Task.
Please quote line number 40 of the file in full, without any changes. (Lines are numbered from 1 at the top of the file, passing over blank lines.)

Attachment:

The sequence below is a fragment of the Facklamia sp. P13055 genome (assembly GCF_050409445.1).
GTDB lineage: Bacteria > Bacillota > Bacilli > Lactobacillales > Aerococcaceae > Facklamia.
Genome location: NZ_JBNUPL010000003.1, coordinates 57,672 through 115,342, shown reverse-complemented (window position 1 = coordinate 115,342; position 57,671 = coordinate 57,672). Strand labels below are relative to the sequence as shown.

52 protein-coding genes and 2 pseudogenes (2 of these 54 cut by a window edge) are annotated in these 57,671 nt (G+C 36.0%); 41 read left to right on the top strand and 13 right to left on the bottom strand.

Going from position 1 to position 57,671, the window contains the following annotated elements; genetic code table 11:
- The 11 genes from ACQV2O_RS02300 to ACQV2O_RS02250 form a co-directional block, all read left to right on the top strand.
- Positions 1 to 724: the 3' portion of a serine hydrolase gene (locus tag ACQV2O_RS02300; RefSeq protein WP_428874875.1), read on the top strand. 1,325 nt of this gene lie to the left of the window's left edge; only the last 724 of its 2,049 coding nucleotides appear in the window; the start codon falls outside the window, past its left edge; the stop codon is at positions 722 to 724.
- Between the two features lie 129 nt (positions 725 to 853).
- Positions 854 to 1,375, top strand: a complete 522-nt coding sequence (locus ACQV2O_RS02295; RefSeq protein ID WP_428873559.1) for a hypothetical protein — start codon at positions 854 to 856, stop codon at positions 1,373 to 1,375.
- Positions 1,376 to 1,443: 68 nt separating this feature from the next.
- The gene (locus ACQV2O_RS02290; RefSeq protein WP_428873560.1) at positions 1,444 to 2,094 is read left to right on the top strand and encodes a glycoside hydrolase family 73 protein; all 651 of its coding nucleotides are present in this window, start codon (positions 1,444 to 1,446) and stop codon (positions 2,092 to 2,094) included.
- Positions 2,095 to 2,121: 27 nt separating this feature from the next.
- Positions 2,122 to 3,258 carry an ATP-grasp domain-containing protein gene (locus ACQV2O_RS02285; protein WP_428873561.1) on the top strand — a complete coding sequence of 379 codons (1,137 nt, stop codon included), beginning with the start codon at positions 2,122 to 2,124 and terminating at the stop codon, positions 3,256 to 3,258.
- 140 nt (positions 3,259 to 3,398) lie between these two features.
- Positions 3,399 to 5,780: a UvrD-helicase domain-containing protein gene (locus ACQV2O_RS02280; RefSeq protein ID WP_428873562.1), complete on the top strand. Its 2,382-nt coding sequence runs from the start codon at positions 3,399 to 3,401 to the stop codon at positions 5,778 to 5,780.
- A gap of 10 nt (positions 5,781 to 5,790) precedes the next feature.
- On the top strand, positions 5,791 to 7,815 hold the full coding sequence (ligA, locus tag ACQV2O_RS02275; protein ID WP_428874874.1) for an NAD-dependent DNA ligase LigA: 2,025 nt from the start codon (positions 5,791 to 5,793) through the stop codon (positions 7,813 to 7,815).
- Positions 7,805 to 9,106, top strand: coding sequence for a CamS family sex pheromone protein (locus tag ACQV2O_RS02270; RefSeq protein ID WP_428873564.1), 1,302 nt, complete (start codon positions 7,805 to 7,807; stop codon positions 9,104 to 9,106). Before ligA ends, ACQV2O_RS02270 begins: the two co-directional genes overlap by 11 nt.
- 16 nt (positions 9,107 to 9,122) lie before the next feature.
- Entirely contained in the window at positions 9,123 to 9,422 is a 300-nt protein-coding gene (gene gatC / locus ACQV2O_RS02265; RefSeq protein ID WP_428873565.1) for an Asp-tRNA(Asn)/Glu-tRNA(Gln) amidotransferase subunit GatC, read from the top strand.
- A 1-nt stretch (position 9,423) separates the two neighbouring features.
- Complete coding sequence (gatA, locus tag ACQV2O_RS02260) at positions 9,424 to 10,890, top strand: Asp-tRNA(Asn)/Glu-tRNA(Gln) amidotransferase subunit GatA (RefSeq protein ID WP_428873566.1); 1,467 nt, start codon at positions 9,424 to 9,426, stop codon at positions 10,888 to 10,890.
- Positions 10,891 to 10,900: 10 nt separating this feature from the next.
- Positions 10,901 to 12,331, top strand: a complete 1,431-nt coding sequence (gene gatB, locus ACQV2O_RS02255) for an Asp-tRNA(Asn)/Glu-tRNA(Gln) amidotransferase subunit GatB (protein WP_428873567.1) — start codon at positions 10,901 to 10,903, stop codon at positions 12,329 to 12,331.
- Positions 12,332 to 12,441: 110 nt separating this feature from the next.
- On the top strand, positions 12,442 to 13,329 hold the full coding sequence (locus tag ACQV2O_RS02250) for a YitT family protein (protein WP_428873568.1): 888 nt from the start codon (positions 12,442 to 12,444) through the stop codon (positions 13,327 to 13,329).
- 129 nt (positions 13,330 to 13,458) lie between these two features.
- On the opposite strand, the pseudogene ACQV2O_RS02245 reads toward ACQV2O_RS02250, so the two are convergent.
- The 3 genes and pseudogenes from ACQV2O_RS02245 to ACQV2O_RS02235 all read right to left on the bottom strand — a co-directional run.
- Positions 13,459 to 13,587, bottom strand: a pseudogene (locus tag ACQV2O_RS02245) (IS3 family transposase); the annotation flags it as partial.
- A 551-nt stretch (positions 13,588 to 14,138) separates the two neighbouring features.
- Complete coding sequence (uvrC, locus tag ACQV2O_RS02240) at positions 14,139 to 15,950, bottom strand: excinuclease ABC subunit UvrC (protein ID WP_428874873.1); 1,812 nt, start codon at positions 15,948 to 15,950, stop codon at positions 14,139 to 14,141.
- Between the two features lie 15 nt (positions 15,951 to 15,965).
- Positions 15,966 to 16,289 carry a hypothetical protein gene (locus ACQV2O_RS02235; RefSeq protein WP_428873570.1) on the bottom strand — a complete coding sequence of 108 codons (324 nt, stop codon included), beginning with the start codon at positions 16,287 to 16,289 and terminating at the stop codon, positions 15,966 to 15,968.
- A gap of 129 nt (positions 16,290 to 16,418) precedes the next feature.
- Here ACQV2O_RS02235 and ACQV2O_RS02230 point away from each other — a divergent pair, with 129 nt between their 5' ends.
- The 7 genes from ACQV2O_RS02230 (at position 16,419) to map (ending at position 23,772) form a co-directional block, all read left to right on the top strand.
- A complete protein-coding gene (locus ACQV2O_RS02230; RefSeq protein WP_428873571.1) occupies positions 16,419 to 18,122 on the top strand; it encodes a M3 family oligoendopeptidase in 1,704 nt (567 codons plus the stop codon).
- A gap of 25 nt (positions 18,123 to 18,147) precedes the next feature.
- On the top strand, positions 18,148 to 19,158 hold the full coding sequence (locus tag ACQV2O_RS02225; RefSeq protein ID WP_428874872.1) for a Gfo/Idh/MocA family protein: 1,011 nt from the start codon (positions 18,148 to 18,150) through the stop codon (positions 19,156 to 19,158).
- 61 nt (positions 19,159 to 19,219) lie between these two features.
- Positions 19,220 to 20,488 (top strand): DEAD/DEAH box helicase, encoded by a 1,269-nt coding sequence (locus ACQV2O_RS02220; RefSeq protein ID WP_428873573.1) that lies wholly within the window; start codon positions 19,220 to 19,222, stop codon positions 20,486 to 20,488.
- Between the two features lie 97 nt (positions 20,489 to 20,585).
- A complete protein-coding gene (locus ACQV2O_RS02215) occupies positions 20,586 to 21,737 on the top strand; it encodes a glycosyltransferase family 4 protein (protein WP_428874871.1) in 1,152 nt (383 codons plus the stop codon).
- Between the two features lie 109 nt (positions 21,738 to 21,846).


- On the top strand, positions 18,148 to 19,158 hold the full coding sequence (locus tag ACQV2O_RS02225; RefSeq protein ID WP_428874872.1) for a Gfo/Idh/MocA family protein: 1,011 nt from the start codon (positions 18,148 to 18,150) through the stop codon (positions 19,156 to 19,158).